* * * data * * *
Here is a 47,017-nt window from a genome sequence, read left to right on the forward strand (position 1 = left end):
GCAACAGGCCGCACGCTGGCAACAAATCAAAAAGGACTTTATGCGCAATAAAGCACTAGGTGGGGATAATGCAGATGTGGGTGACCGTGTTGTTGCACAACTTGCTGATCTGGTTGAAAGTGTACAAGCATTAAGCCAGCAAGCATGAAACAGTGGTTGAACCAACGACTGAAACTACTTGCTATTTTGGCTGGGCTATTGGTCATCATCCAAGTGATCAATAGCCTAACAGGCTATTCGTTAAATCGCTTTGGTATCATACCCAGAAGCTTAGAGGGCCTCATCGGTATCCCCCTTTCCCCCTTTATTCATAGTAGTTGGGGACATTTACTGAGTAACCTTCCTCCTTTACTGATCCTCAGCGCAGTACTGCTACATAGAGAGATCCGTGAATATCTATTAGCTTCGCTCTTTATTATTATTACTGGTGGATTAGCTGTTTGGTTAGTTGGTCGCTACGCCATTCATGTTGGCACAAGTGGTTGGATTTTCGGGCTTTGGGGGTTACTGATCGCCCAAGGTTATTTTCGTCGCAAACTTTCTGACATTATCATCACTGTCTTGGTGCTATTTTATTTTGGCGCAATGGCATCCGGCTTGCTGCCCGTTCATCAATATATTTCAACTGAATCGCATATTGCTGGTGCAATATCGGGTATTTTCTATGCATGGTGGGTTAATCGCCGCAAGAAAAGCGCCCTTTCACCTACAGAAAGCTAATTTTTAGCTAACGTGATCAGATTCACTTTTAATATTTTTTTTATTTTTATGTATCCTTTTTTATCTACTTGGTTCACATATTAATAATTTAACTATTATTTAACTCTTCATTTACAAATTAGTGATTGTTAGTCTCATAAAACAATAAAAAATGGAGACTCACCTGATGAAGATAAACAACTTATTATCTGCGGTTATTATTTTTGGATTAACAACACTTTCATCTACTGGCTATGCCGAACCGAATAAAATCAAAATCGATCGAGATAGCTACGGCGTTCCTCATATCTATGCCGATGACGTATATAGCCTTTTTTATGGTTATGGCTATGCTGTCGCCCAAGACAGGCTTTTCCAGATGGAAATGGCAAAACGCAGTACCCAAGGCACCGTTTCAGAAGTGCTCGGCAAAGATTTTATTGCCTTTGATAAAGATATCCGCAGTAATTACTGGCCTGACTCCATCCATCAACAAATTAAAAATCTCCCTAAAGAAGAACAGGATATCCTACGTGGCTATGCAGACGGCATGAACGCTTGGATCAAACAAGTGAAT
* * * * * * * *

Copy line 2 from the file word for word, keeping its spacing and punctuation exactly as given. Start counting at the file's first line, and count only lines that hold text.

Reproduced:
GCAACAGGCCGCACGCTGGCAACAAATCAAAAAGGACTTTATGCGCAATAAAGCACTAGGTGGGGATAATGCAGATGTGGGTGACCGTGTTGTTGCACAACTTGCTGATCTGGTTGAAAGTGTACAAGCATTAAGCCAGCAAGCATGAAACAGTGGTTGAACCAACGACTGAAACTACTTGCTATTTTGGCTGGGCTATTGGTCATCATCCAAGTGATCAATAGCCTAACAGGCTATTCGTTAAATCGCTTTGGTATCATACCCAGAAGCTTAGAGGGCCTCATCGGTATCCCCCTTTCCCCCTTTATTCATAGTAGTTGGGGACATTTACTGAGTAACCTTCCTCCTTTACTGATCCTCAGCGCAGTACTGCTACATAGAGAGATCCGTGAATATCTATTAGCTTCGCTCTTTATTATTATTACTGGTGGATTAGCTGTTTGGTTAGTTGGTCGCTACGCCATTCATGTTGGCACAAGTGGTTGGATTTTCGGGCTTTGGGGGTTACTGATCGCCCAAGGTTATTTTCGTCGCAAACTTTCTGACATTATCATCACTGTCTTGGTGCTATTTTATTTTGGCGCAATGGCATCCGGCTTGCTGCCCGTTCATCAATATATTTCAACTGAATCGCATATTGCTGGTGCAATATCGGGTATTTTCTATGCATGGTGGGTTAATCGCCGCAAGAAAAGCGCCCTTTCACCTACAGAAAGCTAATTTTTAGCTAACGTGATCAGATTCACTTTTAATATTTTTTTTATTTTTATGTATCCTTTTTTATCTACTTGGTTCACATATTAATAATTTAACTATTATTTAACTCTTCATTTACAAATTAGTGATTGTTAGTCTCATAAAACAATAAAAAATGGAGACTCACCTGATGAAGATAAACAACTTATTATCTGCGGTTATTATTTTTGGATTAACAACACTTTCATCTACTGGCTATGCCGAACCGAATAAAATCAAAATCGATCGAGATAGCTACGGCGTTCCTCATATCTATGCCGATGACGTATATAGCCTTTTTTATGGTTATGGCTATGCTGTCGCCCAAGACAGGCTTTTCCAGATGGAAATGGCAAAACGCAGTACCCAAGGCACCGTTTCAGAAGTGCTCGGCAAAGATTTTATTGCCTTTGATAAAGATATCCGCAGTAATTACTGGCCTGACTCCATCCATCAACAAATTAAAAATCTCCCTAAAGAAGAACAGGATATCCTACGTGGCTATGCAGACGGCATGAACGCTTGGATCAAACAAGTGAAT